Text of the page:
And there's more, there are yet two other main "parties," the Sisterhood, an order of "witches" that seeks to promote the development of technology (but mostly to increase their own political power) and a circle of seven mages, who are so ancient as to be beyond understanding and who have a compact to protect the world, even from the depredations of humans. Within both of these latter groups there are divides. Along with internal struggles and conflicts, there are struggles between these two, and indeed among all factions. It's a confused roil of angry ants scurrying about trying to find order in a very disturbed nest.

As you can see, there is tremendous opportunity to explore political interaction, and Wurts does a lot of it. A lot of it is infuriating in that the two sides, or more sides, often have radically opposed views of the facts. This is complicated by the use of magic (with limits) to spy and see at a distance, at least if the spying party knows where to look. The heavy inclusion of precognition and its effects also complicates things.

Someone, I think Arthur C. Clarke, said "a sufficiently advanced technology is indistinguishable from magic." This epic reverses that (as it does many things) to "a sufficiently advanced magic is indistinguishable from technology." The magic is precise, powerful, and limited. And, among the townfolk it's entirely suspect and very out of favor. Yet they find ways to align with various magical groups in order to further their own ends, reminiscent of pacts in modern day politics, especially in this case that of Hitler with Stalin.

While the townfolk seek to limit magic, mostly by killing any they can who show any hint of magical ability, the circle of seven tries to contain technology, most notably the redevelopment of gunpowder. The cycle of development (which the circle has seen many times and on many worlds) which follows after gunpowder is too great a threat to the world itself to be allowed. The irony here is that the magic wielded by Arithon and Lysaer, especially curse-driven to annihilate each other, is more than sufficient to destroy the world. While on the one hand Wurts seems to be criticizing gunpowder, as the motive force behind bullets fired from guns, on the other she seems to be suggesting, "well, if it's not guns, it's something else. The problem is not the object, or the technology, it's the use to which it's put." But that is most likely my read overlaid on her writing.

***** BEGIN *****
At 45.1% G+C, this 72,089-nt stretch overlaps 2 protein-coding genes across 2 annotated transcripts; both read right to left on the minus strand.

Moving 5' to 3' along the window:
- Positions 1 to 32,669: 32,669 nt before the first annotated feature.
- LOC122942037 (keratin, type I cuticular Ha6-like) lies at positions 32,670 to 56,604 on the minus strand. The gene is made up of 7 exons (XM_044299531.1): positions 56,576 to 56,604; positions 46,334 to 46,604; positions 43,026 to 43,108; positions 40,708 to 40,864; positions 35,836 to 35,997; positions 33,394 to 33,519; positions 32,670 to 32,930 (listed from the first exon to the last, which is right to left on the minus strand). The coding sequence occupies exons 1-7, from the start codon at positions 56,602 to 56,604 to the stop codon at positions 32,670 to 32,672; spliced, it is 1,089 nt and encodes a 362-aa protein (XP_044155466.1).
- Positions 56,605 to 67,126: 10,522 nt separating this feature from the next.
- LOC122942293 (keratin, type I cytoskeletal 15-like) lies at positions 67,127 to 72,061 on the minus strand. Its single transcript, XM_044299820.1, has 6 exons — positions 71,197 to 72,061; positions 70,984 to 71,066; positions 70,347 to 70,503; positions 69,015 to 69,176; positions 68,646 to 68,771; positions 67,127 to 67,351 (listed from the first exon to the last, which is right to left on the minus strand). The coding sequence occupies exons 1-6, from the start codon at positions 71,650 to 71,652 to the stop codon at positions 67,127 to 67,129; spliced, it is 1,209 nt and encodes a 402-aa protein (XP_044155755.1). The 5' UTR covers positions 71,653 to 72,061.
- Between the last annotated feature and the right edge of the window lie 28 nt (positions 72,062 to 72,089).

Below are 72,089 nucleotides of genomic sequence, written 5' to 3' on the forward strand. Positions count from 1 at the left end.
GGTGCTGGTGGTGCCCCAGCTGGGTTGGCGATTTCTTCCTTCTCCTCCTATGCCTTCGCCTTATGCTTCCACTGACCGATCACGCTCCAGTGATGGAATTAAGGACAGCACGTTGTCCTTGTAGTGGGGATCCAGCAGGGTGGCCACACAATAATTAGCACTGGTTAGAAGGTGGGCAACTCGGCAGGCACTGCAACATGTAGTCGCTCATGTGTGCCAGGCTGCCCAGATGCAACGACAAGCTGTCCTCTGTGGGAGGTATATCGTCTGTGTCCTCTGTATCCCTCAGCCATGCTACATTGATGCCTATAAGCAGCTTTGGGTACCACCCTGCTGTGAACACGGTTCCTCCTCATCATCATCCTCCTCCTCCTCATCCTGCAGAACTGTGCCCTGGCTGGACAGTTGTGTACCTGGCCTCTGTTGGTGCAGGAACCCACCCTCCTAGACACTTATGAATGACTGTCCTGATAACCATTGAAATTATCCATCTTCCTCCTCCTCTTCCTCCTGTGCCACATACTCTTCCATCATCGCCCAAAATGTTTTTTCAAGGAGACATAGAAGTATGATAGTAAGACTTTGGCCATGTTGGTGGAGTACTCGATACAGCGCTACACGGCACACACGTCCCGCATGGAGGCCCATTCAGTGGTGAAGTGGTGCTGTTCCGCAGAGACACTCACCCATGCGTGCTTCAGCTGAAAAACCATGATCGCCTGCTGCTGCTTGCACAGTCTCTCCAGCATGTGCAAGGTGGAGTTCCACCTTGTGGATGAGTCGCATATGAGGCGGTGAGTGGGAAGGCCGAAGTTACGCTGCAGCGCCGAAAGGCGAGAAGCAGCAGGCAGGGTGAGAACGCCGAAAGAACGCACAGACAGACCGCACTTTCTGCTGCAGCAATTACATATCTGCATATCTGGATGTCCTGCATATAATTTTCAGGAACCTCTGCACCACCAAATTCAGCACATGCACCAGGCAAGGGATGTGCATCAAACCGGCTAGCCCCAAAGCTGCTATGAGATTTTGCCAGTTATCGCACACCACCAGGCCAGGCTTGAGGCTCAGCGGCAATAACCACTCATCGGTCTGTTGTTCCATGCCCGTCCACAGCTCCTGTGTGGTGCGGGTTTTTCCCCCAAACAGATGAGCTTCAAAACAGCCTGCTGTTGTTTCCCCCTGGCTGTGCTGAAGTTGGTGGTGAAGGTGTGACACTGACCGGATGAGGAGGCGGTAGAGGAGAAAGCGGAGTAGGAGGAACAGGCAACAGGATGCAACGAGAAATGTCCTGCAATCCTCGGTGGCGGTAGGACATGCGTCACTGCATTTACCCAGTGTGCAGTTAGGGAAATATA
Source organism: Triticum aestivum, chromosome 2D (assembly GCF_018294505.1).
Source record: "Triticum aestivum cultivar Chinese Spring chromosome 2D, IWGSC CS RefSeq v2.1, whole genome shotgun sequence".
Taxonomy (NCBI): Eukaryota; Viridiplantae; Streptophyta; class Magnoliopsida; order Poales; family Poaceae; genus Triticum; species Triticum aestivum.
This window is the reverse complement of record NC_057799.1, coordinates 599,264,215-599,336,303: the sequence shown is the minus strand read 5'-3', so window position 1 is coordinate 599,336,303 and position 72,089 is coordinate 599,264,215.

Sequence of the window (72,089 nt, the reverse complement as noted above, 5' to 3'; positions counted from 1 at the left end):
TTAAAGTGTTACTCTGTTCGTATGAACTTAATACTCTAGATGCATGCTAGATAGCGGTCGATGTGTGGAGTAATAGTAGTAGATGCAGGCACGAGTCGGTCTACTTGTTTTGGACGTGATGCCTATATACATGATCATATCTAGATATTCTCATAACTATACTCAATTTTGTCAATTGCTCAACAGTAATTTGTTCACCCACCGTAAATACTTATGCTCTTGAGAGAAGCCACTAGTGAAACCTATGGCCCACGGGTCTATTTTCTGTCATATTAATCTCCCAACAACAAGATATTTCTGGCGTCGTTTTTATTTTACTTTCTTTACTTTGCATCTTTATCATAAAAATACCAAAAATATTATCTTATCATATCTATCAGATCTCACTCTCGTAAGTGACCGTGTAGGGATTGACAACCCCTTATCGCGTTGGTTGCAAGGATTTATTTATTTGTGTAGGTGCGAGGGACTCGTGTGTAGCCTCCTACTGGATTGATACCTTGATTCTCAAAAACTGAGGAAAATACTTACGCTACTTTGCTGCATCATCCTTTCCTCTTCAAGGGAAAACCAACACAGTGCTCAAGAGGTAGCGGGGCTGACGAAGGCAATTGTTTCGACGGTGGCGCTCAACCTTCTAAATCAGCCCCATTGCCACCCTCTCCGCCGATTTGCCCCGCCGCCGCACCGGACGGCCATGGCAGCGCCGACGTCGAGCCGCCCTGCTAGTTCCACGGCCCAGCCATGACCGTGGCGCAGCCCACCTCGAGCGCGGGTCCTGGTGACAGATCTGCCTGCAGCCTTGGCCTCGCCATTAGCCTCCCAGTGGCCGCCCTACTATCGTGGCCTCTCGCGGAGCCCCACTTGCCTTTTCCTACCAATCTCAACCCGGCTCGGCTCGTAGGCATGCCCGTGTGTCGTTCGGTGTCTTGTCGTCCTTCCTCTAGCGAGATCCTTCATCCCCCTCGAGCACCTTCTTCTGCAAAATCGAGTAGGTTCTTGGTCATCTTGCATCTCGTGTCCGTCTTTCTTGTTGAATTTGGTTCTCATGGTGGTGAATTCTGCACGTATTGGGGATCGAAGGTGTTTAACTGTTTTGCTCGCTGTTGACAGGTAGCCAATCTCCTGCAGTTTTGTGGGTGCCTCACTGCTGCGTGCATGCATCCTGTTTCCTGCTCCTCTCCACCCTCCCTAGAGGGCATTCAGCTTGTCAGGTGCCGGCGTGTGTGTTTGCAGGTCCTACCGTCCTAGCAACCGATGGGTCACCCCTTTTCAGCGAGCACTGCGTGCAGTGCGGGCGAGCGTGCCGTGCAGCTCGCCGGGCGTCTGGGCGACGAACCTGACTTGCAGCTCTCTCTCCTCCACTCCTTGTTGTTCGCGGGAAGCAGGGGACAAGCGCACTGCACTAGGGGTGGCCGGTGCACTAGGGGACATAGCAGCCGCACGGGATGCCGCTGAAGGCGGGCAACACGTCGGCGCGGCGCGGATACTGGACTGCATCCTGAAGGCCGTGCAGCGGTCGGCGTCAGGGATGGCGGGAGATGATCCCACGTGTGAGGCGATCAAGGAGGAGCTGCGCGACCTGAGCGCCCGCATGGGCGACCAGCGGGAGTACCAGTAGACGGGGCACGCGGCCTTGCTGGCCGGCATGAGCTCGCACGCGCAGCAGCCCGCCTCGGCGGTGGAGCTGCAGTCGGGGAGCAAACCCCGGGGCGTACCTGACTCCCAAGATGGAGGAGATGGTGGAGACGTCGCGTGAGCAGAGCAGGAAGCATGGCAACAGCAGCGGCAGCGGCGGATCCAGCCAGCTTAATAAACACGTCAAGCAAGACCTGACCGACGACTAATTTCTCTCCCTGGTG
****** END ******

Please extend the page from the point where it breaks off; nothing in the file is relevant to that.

Which was my original point: In all of this delightful solution of dissolved conflict and upturned convention and expectation is a stimulating and thought-provoking brew of questions and ideas. The epic encourages the reader to question her own view of politics and the interactions between parties of opposition.

Most fantasy books have very clear-cut "good" and "evil" sides. Wurts does not. The issue is clouded with external forces and curses. There are better sides and worse sides, but we are never allowed to totally empathize with one side and revile the other. This is a rather multiculturalist stance, except that Wurts does seem to encourage judgment. One side can be more right, or more wrong, but neither is permitted to be all right or all wrong.

And it's this, and finding out how Arithon eventually saves the world (assuming he does), that will bring me back to read the seventh, eighth, ninth, however many it takes, books. Not the prose style which I will fight my way through. Not the knee-deep (though colorful) adjectives and adverbs.

I can forgive Wurts a less-than-perfect prose style because I can't forget her characters and plots.

Posted by dan at October 24, 2003 08:47 PM | TrackBack